Londrino in Bermondsey is the brainchild of Leandro Carreira. Hailing from Leiria and having spent time at the legendary Mugaritz in San Sebastian before a year-long residency at Climpson’s Arch, Londrino is his first solo venture.
Whilst the food is mostly inspired by his native Portugal, the setting doesn’t exactly evoke the terracotta rooftops of Lisbon or holidays in the Algarve. Shadowed by The Shard and nestled in the sun-deprived backstreets of London Bridge, it’s perhaps a blend of all things London at the moment. This is, I believe, intentional: after all, Londrino is the Portuguese word for “Londoner” and Carreira was keen to point out at the soft launch stage that this is not a Portuguese restaurant per se. The sparse faux-industrial look is as ubiquitous as a regretful Brexiter, whilst the exposed show kitchen could be from Pastaio and the beech chairs with pea-green padding taken from a Mildred’s.
That all may sound dull and depressing but the food and wine certainly lifted my spirits. Carreira cleverly marries Portuguese cuisine with ingredients and ideas closer to home (the bread is hand-delivered daily from a bakery around the corner and the butter – oh the butter! – is made from Jersey milk and cream). A fusion which, quite rightly, challenges those who deny an ever-closer union between the peoples and produce of Europe.
flavour is king, less-is-more the guiding philosophy
Londrino has its own wine bar area serving snacks (“pesticos”) and glasses of wine on a no-reservation basis. Under the direction of sommelier Cameron Dewar, the list showcases some lesser-known Portuguese wines, supported by Spanish classics. On this visit I sampled the Vadio Bruto from the Bairrada region – a sprightly and vivacious sparkling wine – and the Filipa Pato, a young red wine made from baga, an indigenous grape, from a relatively new winemaker in the same region. Both paired beautifully with the food. This may be Bermondsey but if you close your eyes you can at least imagine you’re in sunnier climes.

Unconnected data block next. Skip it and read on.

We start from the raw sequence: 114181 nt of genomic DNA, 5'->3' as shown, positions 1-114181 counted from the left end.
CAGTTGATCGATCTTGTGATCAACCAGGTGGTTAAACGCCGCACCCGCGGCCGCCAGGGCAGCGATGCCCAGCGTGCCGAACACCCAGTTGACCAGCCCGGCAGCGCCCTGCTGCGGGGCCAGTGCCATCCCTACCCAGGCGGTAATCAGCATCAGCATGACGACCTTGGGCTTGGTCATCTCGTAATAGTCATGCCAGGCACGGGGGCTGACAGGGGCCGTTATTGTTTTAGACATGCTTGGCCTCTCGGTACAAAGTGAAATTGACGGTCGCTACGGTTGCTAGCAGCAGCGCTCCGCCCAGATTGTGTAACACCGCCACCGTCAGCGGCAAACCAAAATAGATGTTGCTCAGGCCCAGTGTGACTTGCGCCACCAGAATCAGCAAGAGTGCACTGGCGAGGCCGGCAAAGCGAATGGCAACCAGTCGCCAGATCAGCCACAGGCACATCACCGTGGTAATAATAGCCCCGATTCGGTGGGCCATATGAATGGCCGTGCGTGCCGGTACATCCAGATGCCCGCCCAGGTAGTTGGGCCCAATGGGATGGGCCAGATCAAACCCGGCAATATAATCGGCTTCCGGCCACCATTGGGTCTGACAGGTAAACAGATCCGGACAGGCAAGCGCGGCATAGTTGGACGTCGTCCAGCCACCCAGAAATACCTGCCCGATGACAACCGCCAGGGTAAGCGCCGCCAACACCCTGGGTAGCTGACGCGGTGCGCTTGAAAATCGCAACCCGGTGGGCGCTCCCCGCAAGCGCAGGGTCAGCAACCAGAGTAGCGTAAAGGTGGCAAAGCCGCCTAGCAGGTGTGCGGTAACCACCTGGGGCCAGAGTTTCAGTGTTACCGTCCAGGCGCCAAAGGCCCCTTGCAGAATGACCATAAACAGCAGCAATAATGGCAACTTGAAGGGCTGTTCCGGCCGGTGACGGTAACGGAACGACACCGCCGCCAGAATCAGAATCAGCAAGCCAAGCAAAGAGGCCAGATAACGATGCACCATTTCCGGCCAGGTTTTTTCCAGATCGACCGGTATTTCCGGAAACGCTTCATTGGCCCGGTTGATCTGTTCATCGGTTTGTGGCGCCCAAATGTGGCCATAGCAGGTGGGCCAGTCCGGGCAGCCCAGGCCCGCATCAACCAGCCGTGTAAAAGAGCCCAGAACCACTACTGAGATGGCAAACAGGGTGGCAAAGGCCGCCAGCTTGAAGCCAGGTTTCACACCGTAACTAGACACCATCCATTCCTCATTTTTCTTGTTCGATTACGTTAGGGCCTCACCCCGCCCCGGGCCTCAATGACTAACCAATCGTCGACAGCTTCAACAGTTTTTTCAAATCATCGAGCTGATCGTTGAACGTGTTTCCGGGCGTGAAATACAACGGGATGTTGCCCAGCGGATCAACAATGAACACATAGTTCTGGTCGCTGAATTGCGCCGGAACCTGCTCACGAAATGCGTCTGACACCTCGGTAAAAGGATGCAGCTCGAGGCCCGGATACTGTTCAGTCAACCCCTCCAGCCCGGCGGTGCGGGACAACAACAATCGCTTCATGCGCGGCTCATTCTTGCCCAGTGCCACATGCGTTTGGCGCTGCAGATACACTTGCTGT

As for the restaurant proper, sharing plates are encouraged but you’re not compelled to go down that route. Indeed, there’s a very good value lunch menu which will set you back £25 for 3 courses.
The food is delightful without being showy. A starter of trout came served with sea herbs and horseradish grated over – it wouldn’t win any prizes for great presentation, yet it was delicious, especially with the accompanying Vadio Bruto. Following this, the Dexter beef with esparregado (creamed spinach) was another simplistic yet effective dish: the beef was cooked delicately, it was flavoursome and melted in the mouth, whilst the spinach puree had lemon and garlic running through. This, and the batatas a murro (garlic crushed potatoes), would be enough to render you unkissable for a week – but it’s the kind of bold and uncompromising Iberian taste sensation that throws caution to the wind. Sea food features prominently: red prawns with Madeira, a razor clam tart and langoustine with pimentão all enticed. Overall, flavour is king, less-is-more the guiding philosophy.
there is already a lot to admire about Londrino
The only slight let down of the meal was dessert: a rock-hard almond tart with a quenelle of coffee ice cream. You could break your teeth on that tart. I’m not sure if this was intentional but food that is physically difficult to eat can suck all the enjoyment out of a meal. Give me a flaky, custardy Pastel de Nata any day.
Despite the dessert, there is already a lot to admire about Londrino and it is, I understand, tipped for Michelin stardom. The pricing is fair and the staff are courteous, professional and knowledgeable when questioned. But at the moment it’s a little rough round the edges. With a little polishing and refinement it could be fantastic.
by J A Smith